Church of England may ordain women as bishops
The church may consider the proposal after members of its ruling body on Thursday overwhelmingly backed a motion on the issue.india Updated: Feb 10, 2006 20:23 IST
The Church of England is to look in greater detail at proposals for ordaining women bishops after members of its ruling body on Thursday overwhelmingly backed a motion on the issue.
Some 348 members of the General Synod, sitting in London, voted to explore further Transferred Episcopal Arrangements (TEAs) -- which were put forward to stave off a split on the matter by traditionalists -- with just one against.
TEAs were proposed by the church's House of Bishops and recommend opening up all posts to female clergy, including that of the highest-ranking cleric, the Archbishop of Canterbury.
But the Crown Nominations Commission, which approves such appointments, would be able to block such a move if it considered that neither the Church of England nor the wider Anglican community was ready for a woman in the post.
TEAs also contain compromises to opponents of women clergy, for example allowing for the appointment of a group of male bishops to care for parishes which rejected female bishops.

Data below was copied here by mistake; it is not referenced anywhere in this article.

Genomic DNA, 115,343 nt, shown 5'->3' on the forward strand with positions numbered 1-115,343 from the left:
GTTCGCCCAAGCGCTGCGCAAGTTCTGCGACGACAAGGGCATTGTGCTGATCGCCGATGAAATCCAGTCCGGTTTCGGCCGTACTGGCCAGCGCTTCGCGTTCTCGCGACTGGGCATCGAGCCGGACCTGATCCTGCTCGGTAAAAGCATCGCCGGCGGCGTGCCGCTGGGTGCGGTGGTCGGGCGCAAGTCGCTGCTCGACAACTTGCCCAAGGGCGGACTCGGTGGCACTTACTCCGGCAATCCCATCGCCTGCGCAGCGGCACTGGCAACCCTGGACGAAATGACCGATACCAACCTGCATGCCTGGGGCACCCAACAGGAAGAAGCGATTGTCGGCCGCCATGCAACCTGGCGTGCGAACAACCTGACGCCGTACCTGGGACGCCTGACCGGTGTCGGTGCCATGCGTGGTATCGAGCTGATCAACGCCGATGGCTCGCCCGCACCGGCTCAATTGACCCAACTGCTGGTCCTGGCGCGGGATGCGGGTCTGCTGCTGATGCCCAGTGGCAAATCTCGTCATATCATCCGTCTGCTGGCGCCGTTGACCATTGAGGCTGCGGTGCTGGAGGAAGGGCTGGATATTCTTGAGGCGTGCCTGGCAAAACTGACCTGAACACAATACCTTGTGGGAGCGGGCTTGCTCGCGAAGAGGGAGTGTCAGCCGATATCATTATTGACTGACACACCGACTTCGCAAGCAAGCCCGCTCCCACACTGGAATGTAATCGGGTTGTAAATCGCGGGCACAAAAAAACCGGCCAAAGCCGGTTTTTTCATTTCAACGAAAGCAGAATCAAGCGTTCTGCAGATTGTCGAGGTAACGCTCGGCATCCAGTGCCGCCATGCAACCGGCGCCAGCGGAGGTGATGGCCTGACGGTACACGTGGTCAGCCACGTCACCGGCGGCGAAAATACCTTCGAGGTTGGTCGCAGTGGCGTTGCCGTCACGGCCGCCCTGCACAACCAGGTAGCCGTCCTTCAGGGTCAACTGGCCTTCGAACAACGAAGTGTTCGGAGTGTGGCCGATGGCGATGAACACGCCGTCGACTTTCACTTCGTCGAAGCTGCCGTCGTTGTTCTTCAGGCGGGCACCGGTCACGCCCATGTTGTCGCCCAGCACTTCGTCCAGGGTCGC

Before Thursday's vote, Archbishop of Canterbury Rowan Williams told synod members that they were in "uncharted territory" but insisted that keeping the status quo was not an option.
He acknowledged the strong views expressed on the issue over the years but said that clerics were recognising that there are circumstances where "integrity need not mean absolute division".
"'We are all in schism', as somebody said many years ago. It is not a question of legislating for schism or providing for schism or whatever. We are already there," Williams told the delegates.
"The question is how we handle it prayerfully, mindfully and decently, and, I would add, hopefully."
Women were first ordained as priests in the Church of England in 1994, a move that sparked controversy and resulted in a walkout by some traditionalists. More than 1,000 parishes have voted to reject women priests.
The Church is also bitterly split over the separate issue of homosexual clergy.